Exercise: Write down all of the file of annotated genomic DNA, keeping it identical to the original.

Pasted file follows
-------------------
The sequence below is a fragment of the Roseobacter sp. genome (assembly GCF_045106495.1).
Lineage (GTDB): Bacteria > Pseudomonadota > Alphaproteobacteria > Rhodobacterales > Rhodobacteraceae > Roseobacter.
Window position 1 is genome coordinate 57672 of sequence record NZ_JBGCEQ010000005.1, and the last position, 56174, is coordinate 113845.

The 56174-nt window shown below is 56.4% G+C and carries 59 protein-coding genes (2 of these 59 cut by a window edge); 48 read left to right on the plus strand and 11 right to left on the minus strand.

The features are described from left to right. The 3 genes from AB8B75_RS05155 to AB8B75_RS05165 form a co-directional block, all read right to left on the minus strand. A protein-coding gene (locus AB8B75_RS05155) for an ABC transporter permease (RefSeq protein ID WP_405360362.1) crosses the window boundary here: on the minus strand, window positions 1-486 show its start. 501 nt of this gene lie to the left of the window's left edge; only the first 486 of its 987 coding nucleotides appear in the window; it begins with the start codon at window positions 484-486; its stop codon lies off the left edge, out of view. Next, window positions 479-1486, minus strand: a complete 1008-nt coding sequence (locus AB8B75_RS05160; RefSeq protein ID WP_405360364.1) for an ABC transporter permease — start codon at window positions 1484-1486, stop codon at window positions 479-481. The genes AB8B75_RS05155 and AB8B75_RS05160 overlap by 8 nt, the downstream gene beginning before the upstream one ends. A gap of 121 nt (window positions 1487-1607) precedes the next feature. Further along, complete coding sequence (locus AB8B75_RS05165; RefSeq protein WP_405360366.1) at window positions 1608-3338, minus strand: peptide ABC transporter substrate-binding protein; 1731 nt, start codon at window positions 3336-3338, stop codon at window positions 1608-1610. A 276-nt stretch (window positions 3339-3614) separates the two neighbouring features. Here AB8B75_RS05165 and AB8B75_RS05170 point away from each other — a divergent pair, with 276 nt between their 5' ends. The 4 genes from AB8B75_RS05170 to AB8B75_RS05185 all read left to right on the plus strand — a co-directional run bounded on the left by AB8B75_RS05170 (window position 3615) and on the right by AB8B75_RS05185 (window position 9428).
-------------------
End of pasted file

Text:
The sequence below is a fragment of the Roseobacter sp. genome (assembly GCF_045106495.1).
Lineage (GTDB): Bacteria > Pseudomonadota > Alphaproteobacteria > Rhodobacterales > Rhodobacteraceae > Roseobacter.
Window position 1 is genome coordinate 57672 of sequence record NZ_JBGCEQ010000005.1, and the last position, 56174, is coordinate 113845.

The 56174-nt window shown below is 56.4% G+C and carries 59 protein-coding genes (2 of these 59 cut by a window edge); 48 read left to right on the plus strand and 11 right to left on the minus strand.

The features are described from left to right. The 3 genes from AB8B75_RS05155 to AB8B75_RS05165 form a co-directional block, all read right to left on the minus strand. A protein-coding gene (locus AB8B75_RS05155) for an ABC transporter permease (RefSeq protein ID WP_405360362.1) crosses the window boundary here: on the minus strand, window positions 1-486 show its start. 501 nt of this gene lie to the left of the window's left edge; only the first 486 of its 987 coding nucleotides appear in the window; it begins with the start codon at window positions 484-486; its stop codon lies off the left edge, out of view. Next, window positions 479-1486, minus strand: a complete 1008-nt coding sequence (locus AB8B75_RS05160; RefSeq protein ID WP_405360364.1) for an ABC transporter permease — start codon at window positions 1484-1486, stop codon at window positions 479-481. The genes AB8B75_RS05155 and AB8B75_RS05160 overlap by 8 nt, the downstream gene beginning before the upstream one ends. A gap of 121 nt (window positions 1487-1607) precedes the next feature. Further along, complete coding sequence (locus AB8B75_RS05165; RefSeq protein WP_405360366.1) at window positions 1608-3338, minus strand: peptide ABC transporter substrate-binding protein; 1731 nt, start codon at window positions 3336-3338, stop codon at window positions 1608-1610. A 276-nt stretch (window positions 3339-3614) separates the two neighbouring features. Here AB8B75_RS05165 and AB8B75_RS05170 point away from each other — a divergent pair, with 276 nt between their 5' ends. The 4 genes from AB8B75_RS05170 to AB8B75_RS05185 all read left to right on the plus strand — a co-directional run bounded on the left by AB8B75_RS05170 (window position 3615) and on the right by AB8B75_RS05185 (window position 9428).